Any improvement to the software delivery process should speed up the rate with which we deliver value, not the rate with which we burn effort. For as long as we only track inputs – effort, story points, number of tasks – we’re essentially tracking time.
~ Gojko Adzic

Tuesday, July 3, 2012

If you know what you're doing, three layers is enough; if you don't, even seventeen levels won't help

~ Michael Padlipsky, The Elements of Networking Style

Friday, June 29, 2012

OO languages make abstraction easy — perhaps too easy. They encourage architectures with thick glue and elaborate layers. This can be good when the problem domain is truly complex and demands a lot of abstraction, but it can backfire badly if coders end up doing simple things in complex ways just because they can.
~ Eric Steven Raymond

Tuesday, June 26, 2012

In XP we turn all the dials up to 10, not up to Reasonable.
~ RonJeffries

Tuesday, June 12, 2012

TDD is about incremental change and improvement. It is great for finding local maxima but the best solution might require a radical rethink. The opportunity cost in this case is that we get trapped in this local maximum and miss a bigger win.

Wednesday, April 18, 2012

Given all the hundreds of books we’ve seen on how to get started on test-driven development, I wish there’d be just one or two that’d focus on how to tame the beast.

Friday, April 13, 2012

Don't give in to the false authority of a method. People may walk into meetings with an acre of class diagrams and 150 use cases, but all that paper is still just their fallible interpretation of requirements and design.

~ Dave Thomas & Andrew Hunt

Wednesday, April 11, 2012

A computational process is indeed much like a sorcerer's idea of a spirit. It cannot be seen or touched. It is not composed of matter at all. However, it is very real. It can perform intellectual work. It can answer questions. It can affect the world by disbursing money at a bank or by controlling a robot arm in a factory. The programs we use to conjure processes are like a sorcerer's spells. They are carefully composed from symbolic expressions in arcane and esoteric programming languages that prescribe the tasks we want our processes to perform.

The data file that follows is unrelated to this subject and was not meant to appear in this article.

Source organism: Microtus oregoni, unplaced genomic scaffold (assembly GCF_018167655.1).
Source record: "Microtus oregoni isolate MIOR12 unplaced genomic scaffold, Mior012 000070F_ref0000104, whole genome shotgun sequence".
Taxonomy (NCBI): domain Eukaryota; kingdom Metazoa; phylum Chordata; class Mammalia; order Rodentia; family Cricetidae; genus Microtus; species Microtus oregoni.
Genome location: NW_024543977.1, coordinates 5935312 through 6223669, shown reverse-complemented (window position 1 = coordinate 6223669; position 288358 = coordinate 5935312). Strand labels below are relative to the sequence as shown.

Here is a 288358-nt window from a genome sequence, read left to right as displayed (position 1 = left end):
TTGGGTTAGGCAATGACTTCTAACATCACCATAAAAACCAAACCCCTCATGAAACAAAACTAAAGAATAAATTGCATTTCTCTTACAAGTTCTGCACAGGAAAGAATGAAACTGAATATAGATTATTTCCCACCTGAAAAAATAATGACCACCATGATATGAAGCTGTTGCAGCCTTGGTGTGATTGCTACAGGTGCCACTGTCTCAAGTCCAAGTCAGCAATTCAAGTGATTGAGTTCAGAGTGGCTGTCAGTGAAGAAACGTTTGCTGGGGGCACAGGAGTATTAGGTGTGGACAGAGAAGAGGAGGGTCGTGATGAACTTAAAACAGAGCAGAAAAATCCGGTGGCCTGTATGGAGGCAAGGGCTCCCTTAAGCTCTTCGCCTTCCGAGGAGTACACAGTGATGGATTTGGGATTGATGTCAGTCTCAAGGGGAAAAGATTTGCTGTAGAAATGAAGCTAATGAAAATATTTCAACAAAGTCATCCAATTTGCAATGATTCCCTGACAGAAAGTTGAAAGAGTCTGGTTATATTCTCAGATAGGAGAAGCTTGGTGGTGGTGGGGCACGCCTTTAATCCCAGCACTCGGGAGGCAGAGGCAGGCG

Tuesday, April 10, 2012

Now imagine you meet millions of carpenters using this toolbox who tell you “well hey what’s the problem with these tools? They’re all I’ve ever used and they work fine!” And the carpenters show you the houses they’ve built, where every room is a pentagon and the roof is upside-down. And you knock on the front door and it just collapses inwards and they all yell at you for breaking their door.

That’s what’s wrong with PHP.

Thursday, April 5, 2012

Languages need hype to survive; I just wish people didn't have to be blinded by it.
~ Steve Yegge

Monday, April 2, 2012

Never become a slave to a methodology: circles and arrows make poor masters.
~ Andrew Hunt & Dave Thomas

Thursday, March 29, 2012

A good architecture allows major decisions to be deferred! A good architecture maximizes the number of decisions not made!
~ Bob Martin

Wednesday, March 28, 2012

Gosling even said, a few years ago, that if he had to do it all over again, he wouldn't have used interfaces.


if the language designer suggests innocently that the language might not have been designed perfectly, it's time to shoot the language designer full of horse tranquilizers and shut down the conference

~ Steve Yegge

Tuesday, March 27, 2012

You know what architecture is? The art of drawing lines. With the interesting rule: once you have drawn the lines, all the dependencies that cross that line go in the same direction. Once you have that, you've got a gem, you've got a component, you've got a plugin

~ Bob Martin

Friday, March 23, 2012

There's always a "best" tool for any job, but if programmers don't know how to use it, they'll choose an inferior tool because they think their schedule doesn't permit a learning curve. In the long run they're hurting their schedules, but it's hard to see that when you're down in the trenches.
 ~ Steve Yegge

Wednesday, March 21, 2012